Teachers and lecturers from schools and universities across Iraq have been visiting Sunderland to learn about approaches to teaching and wellbeing in education.
In a country which has suffered unimaginable trauma in recent years, many Iraqi schoolchildren are still struggling to come to terms with the after-effects of war and mass political and social unrest.
Learning how to best support these children while offering them a full education is just one of the reasons 15 Iraqi academics and teachers spent seven days visiting the region as part of the joint venture between Newcastle-based charity, Children Bringing Change, and the Childhood Studies team at the University of Sunderland.
Hyder Alzubaidi is a teacher in a secondary school based in Waset, eastern Iraq.
He said: “When you come here you realise how much there is of everything, so much culture, so much learning, so much opportunity. It has been amazing.
“In these seven days we have learned important lessons that we can all take back to our schools and universities.”
One of the aims of the visit was to improve the quality of education for children in the country by focusing on emotional wellbeing and creative approaches to learning.
Aida Alobaidi is a lecturer at the University of Waset and has been working there since completing her PhD at Bristol University.
She said: “What you have to remember is that so many of our children have undergone trauma, and this visit has helped us learn how to deal with and support that trauma.
“This has really opened out eyes to the help we can give, seeing how Sunderland helps to improve their students’ wellbeing.”
Research shows that at least 20% of primary aged children in Iraq are not in the education system at all, and there is no alternative provision for them.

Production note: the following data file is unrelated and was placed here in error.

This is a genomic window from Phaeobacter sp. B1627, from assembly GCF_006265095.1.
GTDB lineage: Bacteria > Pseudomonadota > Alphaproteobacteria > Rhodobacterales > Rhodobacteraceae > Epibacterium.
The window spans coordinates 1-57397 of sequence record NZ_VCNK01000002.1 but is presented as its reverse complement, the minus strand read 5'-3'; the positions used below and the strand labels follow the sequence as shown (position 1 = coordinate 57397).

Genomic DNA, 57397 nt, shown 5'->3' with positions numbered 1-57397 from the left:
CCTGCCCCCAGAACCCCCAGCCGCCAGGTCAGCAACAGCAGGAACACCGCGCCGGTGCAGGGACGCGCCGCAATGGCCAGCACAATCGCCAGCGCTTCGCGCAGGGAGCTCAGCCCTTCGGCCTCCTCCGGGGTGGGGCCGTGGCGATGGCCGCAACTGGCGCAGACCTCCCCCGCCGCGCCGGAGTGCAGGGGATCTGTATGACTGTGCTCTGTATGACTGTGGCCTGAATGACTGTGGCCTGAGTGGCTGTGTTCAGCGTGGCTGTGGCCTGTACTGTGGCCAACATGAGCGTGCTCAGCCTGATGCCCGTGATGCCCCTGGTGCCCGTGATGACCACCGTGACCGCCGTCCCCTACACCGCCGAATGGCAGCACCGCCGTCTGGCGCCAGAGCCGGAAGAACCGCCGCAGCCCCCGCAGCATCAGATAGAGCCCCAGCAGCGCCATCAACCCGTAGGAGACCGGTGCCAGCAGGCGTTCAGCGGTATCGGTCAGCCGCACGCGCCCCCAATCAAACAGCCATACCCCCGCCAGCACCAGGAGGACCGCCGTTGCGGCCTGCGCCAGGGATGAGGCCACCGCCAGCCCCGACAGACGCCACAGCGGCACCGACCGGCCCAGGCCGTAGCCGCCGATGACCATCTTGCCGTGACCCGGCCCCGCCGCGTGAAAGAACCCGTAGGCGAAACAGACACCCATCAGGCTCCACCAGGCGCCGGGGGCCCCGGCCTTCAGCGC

Children in Iraq are taught in a very traditional way, relying on rote learning with little creativity, and with no differentiation and limited understanding of supporting learners with additional needs.
Pupils who do not pass the annual exams have to repeat the year – or fall out of the system – and children with behavioural issues or additional needs tend to drop out of education entirely. There is no official monitoring of children missing from education at this early age.
Under the direction of Dr Lindey Cookson, Principal Lecturer in Childhood Studies at the University of Sunderland, the group took part in a week of intensive training focusing on pupil wellbeing and the creative aspects of children’s education, neither of which are currently recognised within the Iraqi education system.
Dr Cookson said: “It has been an absolute pleasure to work with the Children Bringing Change charity to develop this exciting new programme of activity for educators from Iraq. We have focused on ‘small steps for change’ and, after a very busy and successful week, delegates are now returning to Iraq with workable ideas to begin to transform educational practice for children in their local areas.”
Dr Lynne McKenna, Dean of the Faculty of Education and Society, added: “‘The Faculty of Education and Society were very pleased to host the delegation from Waset University during this week.
“Alongside the excellent input from our Childhood Studies team, the delegates have also had the opportunity to visit some of our partnership schools. They have been most accommodating, and ensured that the delegation were able to see good practice which reinforced the lessons learned from their lectures and seminars at the University.
“I am delighted that, following the success of this first visit, the Chancellor of Waset University has announced his intention to continue to work with the faculty to develop further links, with the ultimate aim of improving the education system in Iraq.”
The group also got the chance to spend some time in North East schools, including primary, secondary and special needs.